In Centraal-Amerika vechten staatsinstellingen onder elkaar

In Central America, government agencies are fighting among themselves

The Guatemalan Congress took office on April 13 with only three of the five members of the Constitutional Court. It happened in the midst of a strong circle of national civil police.

Congressman Alan Rodriguez described the event as “a special day to celebrate life for the restoration of the Republic and the glory of the country.”

However, violent clashes erupted between police and a group of protesters who opposed the inauguration. They tried to break the ban by bringing their protest in front of the Congress Hall.

Instead of the five members of the Constitutional Court for the period 2021-2026, only judges were elected, elected by the Supreme Court, Congress and the executive branch. Until recently, one of them was the Presidential Secretary-General. Another is close friends with former Congressman and presidential candidate Jury Rios, the daughter of former public and genocidal murderer Efron Rios Mont.

In other words, supporters of the conservative and corrupt government were involved. In contrast, the inauguration of Nastor Vasquez, a representative of the Bar Association, and Gloria Borros, elected by the Supreme Council of the University of San Carlos, was postponed due to unresolved cases. In the case of Vasquez, the objection was already known, but the challenge against Borras (until then the head of the Constitutional Court) was announced at the time. This surprised the magistrate, after which he left Congress in the middle of the session. A similar maneuver took place during the presidential election in late 2019. Thelma Altana, the head of the public prosecutor’s office who excelled in her fight against corruption, was also embroiled in judicial trifles to thwart her candidacy and prevent her from becoming president of the republic (because she was so successful).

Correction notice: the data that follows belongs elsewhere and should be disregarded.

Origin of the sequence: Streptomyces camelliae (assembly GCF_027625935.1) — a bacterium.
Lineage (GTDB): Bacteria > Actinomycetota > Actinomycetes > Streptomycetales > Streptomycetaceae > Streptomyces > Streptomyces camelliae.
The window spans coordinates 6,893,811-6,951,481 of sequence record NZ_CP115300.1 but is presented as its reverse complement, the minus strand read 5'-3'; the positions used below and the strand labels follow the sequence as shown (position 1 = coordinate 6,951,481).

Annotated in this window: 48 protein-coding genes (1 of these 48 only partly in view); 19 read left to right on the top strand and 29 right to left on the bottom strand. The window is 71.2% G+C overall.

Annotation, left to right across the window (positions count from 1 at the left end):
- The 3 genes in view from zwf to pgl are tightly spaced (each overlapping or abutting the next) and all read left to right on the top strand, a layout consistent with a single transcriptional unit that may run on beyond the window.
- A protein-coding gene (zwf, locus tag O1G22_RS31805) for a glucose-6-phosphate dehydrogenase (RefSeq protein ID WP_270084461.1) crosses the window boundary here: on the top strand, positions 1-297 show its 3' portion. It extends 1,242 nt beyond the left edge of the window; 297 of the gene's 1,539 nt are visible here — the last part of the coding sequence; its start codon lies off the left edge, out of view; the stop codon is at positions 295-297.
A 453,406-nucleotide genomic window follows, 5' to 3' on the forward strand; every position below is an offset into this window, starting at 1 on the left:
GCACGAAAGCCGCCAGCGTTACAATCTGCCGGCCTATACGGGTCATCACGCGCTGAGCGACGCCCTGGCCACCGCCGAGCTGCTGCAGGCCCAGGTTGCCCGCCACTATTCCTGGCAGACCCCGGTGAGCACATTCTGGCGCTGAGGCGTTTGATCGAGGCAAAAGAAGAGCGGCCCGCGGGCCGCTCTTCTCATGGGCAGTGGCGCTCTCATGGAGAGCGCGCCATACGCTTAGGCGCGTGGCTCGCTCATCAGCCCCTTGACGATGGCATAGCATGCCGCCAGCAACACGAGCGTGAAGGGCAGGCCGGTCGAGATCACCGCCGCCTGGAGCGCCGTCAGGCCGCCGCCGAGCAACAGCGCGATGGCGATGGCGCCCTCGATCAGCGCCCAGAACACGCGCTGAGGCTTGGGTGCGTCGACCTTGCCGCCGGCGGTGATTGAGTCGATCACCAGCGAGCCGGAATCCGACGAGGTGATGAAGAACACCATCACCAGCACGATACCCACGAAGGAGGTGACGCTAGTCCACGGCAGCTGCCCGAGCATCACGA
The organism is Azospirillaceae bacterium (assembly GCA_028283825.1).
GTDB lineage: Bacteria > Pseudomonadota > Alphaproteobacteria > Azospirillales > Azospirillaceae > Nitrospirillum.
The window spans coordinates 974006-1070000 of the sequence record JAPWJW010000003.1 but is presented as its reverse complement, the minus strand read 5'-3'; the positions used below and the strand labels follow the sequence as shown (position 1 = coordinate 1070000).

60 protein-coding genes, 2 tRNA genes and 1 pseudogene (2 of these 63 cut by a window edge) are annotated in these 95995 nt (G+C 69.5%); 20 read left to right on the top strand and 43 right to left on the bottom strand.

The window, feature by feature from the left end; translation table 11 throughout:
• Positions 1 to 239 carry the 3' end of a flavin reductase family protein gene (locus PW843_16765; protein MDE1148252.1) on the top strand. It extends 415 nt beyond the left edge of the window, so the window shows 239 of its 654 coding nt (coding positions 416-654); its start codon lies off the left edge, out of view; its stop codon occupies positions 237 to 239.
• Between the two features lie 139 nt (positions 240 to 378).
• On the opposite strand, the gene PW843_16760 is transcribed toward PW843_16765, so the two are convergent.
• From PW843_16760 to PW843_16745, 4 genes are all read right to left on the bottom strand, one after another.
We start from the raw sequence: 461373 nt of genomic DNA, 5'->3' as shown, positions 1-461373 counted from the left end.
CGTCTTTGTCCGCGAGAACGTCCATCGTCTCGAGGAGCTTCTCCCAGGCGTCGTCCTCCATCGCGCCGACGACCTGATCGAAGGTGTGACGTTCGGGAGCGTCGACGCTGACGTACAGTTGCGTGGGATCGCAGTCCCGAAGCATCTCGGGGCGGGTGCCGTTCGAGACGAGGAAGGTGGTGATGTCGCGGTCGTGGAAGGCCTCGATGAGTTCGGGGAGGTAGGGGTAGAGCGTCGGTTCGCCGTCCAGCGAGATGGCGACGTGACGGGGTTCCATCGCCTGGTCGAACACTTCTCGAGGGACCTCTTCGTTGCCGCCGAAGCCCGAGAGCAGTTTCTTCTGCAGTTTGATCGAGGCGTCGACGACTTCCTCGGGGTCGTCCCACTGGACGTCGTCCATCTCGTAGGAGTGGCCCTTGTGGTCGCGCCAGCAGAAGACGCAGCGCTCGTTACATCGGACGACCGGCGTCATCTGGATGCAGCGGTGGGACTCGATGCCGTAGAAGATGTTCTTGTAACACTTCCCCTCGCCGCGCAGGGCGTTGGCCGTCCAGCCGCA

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Gloria Boras is considered the last stronghold of independent justice in Guatemala. As a result, he enjoys Washington’s support. The case against him “undermines Guatemala’s commitment to an independent judiciary and the fight against systematic corruption,” said Julie Chung, the US Deputy Secretary of State.

According to analysts, one of the biggest challenges for members of this Constitutional Court is to prove independence from the institutions that appointed them. Meanwhile, complaints from civil society continue about the politicization of the judiciary and the conflicts of interest that come with it. The new trend of the Constitutional Court was immediately felt with pain by civil society.

Charity instead of human rights

Last February, Guatemala passed a controversial law with the support of Congress, ruling party and conservative representatives. The law increases government control over voluntary organizations operating in the country. Generally, the government is empowered to register a voluntary charity without the need for legal action or security mechanism. It may have control over funds provided through international cooperation. Despite the demands of the civil society and international organizations for the veto, President Geomety signed the law on February 27 last year. Voluntary charities immediately issued warnings and raised objections. A few days later, the then Constitutional Court suspended the implementation of the law.